(My Asian breakfast experience so far.)
My first ever morning in China we were taken out for breakfast (by an American). Normally breakfast is my favourite meal; in fact I’ve been known to eat breakfast food all day long. Cereal, toast, pancakes etc. However, this first breakfast in China was NOT my favourite. I remember feeling like there was nothing to eat. We each had a bowl of warm soymilk and some “oil sticks” as our American friend called them. They were kind of a deep fried bread stick, like a straight donut without sugar. Cold pickled veggies were also on offer.
There weren’t many foreigners living in the town, which meant there weren’t many foreign products on sale. What was I supposed to eat for breakfast if I couldn’t buy breakfast cereal or “normal” bread? There were loaves of bread for sale, but they were yellow and sweet. A fellow foreigner made muesli/granola in her oven for me, which was nice. Although as I was used to enjoying ‘real” milk in Australia it was hard to get used to the UHT milk (still prefer homogenised pasteurised).
Mostly I ate breakfast at home by myself so I could eat “my” food- pancakes, eggs and bread-like food (although no toaster, and there was only one shop that sold butter, and if they ran out you had to wait until they went to Beijing next.)
At Chinese New Year (Spring Festival it’s called, although it’s defiantly not spring weather at minus 16 deg C!) I stayed with a family for a few days. The night before the first day of the year we ate dumplings (the type that are called jiaozi) and that’s what we ate for breakfast the next day too. If found it really strange to be eating “dinner food” for breakfast. I think I’ve eaten pizza for breakfast in Oz but I wouldn’t call it breakfast.
We also ate the dumplings for lunch and dinner too! I was dumplinged out!
The next few days for breakfast we ate “Western breakfast” as my Chinese friend called it. A cup of milk and some biscuits/cookies (like at morning tea at church). It felt a bit naughty to be eating snack food for breakfast but I like it better than eating “dinner food”.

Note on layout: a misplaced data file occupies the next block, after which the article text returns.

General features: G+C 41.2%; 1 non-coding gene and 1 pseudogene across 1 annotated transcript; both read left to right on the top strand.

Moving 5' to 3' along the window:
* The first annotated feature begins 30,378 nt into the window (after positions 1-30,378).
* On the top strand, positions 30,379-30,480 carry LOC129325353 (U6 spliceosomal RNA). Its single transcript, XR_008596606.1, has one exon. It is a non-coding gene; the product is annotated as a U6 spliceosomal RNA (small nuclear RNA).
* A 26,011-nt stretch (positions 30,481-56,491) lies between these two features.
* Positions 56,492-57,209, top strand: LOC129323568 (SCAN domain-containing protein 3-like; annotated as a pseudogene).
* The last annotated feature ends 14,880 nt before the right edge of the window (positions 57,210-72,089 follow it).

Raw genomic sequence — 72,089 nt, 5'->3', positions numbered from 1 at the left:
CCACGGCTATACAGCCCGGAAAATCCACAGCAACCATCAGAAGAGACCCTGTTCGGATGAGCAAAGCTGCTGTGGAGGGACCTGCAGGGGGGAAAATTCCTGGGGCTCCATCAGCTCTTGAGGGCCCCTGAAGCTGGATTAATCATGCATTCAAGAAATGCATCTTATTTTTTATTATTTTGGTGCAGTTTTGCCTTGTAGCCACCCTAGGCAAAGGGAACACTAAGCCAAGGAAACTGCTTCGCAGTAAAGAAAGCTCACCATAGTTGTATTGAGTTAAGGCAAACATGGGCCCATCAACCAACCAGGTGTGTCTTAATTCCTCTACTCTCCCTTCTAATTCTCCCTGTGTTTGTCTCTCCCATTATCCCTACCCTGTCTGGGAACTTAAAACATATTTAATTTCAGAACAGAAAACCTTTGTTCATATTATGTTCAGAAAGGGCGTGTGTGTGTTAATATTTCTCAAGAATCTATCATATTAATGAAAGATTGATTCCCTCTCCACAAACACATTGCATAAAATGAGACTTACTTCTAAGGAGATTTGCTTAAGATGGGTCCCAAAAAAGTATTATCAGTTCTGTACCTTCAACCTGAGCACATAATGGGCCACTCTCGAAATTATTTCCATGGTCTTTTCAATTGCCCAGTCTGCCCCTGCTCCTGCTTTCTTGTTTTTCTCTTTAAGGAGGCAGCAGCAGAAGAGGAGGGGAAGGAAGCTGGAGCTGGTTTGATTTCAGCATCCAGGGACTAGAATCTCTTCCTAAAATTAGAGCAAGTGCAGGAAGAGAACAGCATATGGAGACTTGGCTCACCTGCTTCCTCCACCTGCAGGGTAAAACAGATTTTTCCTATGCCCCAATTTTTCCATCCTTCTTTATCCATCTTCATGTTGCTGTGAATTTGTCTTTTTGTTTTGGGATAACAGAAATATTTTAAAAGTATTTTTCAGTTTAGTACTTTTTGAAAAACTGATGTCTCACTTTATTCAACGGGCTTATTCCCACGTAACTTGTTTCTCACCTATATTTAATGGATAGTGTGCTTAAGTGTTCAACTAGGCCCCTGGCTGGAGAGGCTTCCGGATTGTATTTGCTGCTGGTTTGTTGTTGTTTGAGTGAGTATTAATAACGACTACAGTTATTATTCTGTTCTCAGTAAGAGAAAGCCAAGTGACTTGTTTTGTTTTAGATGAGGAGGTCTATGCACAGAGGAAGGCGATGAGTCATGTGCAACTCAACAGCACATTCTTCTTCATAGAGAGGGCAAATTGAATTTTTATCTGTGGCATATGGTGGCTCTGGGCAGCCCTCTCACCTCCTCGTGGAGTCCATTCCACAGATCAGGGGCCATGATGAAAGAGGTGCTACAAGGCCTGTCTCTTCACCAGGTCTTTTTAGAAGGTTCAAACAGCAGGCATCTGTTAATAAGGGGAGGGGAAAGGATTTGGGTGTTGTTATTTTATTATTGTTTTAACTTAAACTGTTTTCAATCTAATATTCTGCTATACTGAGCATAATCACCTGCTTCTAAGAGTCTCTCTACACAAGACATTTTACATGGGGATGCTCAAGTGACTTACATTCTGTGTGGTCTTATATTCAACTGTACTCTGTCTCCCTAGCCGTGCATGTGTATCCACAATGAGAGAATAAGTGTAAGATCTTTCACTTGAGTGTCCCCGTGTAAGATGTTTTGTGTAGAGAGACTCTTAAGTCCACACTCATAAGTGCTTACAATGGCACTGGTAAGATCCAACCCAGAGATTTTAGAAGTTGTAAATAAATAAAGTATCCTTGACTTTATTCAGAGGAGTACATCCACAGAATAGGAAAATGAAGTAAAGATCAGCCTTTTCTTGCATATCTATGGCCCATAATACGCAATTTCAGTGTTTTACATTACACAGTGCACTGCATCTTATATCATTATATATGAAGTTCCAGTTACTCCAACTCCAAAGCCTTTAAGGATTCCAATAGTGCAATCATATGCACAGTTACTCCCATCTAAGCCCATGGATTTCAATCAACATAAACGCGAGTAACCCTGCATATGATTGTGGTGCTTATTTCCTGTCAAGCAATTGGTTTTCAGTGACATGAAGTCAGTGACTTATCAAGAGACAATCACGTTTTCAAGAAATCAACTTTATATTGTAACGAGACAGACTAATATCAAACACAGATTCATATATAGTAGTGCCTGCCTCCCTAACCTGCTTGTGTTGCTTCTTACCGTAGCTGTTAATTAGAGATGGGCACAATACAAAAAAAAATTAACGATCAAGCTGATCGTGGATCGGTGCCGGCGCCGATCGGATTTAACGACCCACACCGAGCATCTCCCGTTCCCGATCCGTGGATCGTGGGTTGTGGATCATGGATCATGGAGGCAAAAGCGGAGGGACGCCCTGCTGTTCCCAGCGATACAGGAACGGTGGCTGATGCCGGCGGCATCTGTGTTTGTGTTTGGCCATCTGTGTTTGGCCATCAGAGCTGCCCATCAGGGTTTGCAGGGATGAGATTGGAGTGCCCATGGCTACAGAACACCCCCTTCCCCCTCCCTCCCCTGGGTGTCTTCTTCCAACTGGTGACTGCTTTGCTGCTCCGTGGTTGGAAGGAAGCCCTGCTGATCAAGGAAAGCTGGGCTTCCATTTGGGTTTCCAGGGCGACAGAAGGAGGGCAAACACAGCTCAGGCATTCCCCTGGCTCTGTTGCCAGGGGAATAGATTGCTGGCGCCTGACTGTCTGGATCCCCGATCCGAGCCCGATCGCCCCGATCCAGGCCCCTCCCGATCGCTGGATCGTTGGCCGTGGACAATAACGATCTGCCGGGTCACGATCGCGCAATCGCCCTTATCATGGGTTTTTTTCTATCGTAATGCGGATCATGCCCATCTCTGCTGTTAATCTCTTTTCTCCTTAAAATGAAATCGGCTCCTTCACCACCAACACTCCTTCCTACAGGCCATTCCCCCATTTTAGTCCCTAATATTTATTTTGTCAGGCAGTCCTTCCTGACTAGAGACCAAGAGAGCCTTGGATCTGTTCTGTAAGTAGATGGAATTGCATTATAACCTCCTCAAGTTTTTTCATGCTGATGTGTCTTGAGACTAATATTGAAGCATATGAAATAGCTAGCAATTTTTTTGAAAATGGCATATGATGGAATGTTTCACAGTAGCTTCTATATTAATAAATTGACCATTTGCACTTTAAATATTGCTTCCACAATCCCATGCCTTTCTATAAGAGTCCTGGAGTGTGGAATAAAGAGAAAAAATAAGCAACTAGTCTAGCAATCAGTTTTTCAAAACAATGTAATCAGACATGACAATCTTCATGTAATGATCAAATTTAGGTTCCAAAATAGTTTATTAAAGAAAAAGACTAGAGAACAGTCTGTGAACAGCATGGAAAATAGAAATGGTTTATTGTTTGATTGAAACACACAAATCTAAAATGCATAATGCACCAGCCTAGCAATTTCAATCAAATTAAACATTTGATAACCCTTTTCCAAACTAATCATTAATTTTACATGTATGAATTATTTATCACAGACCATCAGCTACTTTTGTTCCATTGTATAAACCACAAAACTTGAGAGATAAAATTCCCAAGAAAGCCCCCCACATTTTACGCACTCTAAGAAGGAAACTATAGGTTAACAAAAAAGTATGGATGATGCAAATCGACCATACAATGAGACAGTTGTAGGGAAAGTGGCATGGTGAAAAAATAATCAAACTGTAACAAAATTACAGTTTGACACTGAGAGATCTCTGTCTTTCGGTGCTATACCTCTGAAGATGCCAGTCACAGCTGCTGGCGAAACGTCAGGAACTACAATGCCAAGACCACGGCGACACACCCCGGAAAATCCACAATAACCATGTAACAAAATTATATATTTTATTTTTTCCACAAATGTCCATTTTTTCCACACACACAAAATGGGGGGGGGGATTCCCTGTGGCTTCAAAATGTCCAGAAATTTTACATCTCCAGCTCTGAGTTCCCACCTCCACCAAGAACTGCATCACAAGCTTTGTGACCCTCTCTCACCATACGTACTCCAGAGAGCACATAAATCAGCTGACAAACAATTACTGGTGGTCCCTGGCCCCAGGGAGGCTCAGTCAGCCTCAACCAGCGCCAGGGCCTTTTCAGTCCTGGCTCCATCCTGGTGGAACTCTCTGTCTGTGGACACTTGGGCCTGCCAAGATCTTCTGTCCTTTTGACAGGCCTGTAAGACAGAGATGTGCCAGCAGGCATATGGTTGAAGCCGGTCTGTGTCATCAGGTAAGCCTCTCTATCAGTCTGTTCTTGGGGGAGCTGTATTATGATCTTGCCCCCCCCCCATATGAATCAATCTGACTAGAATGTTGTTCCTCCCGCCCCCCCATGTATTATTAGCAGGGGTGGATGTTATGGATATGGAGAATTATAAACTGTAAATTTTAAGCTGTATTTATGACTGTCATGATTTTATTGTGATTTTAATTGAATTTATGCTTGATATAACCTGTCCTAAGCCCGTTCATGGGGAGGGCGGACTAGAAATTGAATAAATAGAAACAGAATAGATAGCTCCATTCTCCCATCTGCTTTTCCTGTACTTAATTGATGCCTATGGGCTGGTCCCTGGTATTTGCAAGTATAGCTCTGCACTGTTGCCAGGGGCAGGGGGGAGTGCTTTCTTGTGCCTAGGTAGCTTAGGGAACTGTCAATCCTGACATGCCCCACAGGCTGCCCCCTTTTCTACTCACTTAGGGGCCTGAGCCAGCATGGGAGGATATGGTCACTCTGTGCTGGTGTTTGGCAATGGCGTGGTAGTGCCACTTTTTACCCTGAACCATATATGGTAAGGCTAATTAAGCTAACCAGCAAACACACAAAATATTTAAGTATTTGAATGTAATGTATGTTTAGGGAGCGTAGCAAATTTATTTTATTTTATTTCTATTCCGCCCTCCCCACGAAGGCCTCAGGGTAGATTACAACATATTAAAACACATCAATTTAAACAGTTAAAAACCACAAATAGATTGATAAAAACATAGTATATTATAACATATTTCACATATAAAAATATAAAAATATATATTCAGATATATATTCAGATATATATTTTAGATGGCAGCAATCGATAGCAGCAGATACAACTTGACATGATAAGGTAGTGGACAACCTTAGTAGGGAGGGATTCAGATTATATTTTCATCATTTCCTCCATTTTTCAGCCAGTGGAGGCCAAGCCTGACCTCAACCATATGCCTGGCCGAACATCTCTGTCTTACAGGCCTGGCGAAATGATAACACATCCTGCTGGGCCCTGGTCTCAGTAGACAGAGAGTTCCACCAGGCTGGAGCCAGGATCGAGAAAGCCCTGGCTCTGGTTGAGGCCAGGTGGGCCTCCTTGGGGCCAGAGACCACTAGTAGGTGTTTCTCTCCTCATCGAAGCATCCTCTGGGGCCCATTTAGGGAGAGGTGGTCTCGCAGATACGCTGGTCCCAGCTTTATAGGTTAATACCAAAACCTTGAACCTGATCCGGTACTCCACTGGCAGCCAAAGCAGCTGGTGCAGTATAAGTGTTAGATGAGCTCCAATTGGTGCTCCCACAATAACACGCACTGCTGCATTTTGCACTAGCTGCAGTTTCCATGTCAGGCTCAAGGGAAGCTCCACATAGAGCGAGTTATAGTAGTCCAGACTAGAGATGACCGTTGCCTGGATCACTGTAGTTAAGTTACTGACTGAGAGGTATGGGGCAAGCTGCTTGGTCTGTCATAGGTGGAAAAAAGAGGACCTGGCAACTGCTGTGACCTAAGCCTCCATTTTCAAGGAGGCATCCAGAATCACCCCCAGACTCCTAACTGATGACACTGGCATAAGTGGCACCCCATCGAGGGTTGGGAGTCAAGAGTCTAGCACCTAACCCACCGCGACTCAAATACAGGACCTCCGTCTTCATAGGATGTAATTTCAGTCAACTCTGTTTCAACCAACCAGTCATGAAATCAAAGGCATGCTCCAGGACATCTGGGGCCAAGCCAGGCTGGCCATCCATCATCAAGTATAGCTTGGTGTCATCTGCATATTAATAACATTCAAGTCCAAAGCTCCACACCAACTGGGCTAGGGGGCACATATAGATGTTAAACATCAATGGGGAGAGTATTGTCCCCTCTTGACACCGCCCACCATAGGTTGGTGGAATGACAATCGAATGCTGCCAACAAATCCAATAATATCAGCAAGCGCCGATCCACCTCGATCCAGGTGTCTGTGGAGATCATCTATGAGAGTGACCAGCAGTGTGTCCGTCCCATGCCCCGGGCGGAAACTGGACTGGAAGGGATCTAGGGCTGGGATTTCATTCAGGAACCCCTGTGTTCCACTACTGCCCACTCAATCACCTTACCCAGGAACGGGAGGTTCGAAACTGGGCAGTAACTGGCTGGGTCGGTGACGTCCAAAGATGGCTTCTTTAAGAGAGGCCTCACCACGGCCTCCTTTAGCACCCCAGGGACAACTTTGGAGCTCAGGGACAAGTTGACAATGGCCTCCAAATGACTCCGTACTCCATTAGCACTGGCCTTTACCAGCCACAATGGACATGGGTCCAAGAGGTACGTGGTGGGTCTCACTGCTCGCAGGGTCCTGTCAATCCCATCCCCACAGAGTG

Anyway, so since that first breakfast in China I decided I don’t like Asian breakfast.
What do Cambodians eat for breakfast? I’m not sure I’ve ever seen my in laws eat breakfast. By the time I get up they have already been up for ages.
In Phnom Penh there are heaps of supermarkets selling foreign food- including butter, breakfast cereals and lots of varieties of “normal” bread. And we have a toaster oven! (Thanks Tonette). So I’ve been able to happily eat “my” food for breakfast. (Although still getting used to powdered or UHT milk. You can actually buy “proper” milk here, we’ve bought it a few times, but it cost more. A yummy treat.)
However, lately, I’ve been going to breakfast with the students here at Bible school. So now I’m getting used to eating rice and pork for breakfast, with cucumbers and carrots. It fills me up more than 4 pieces of brown toast, although I could live without the garlic aftertaste.
The eating area is outside (sort of, has a roof has but no walls) Seven in the morning is a nice time to be outside, it’s not hot yet.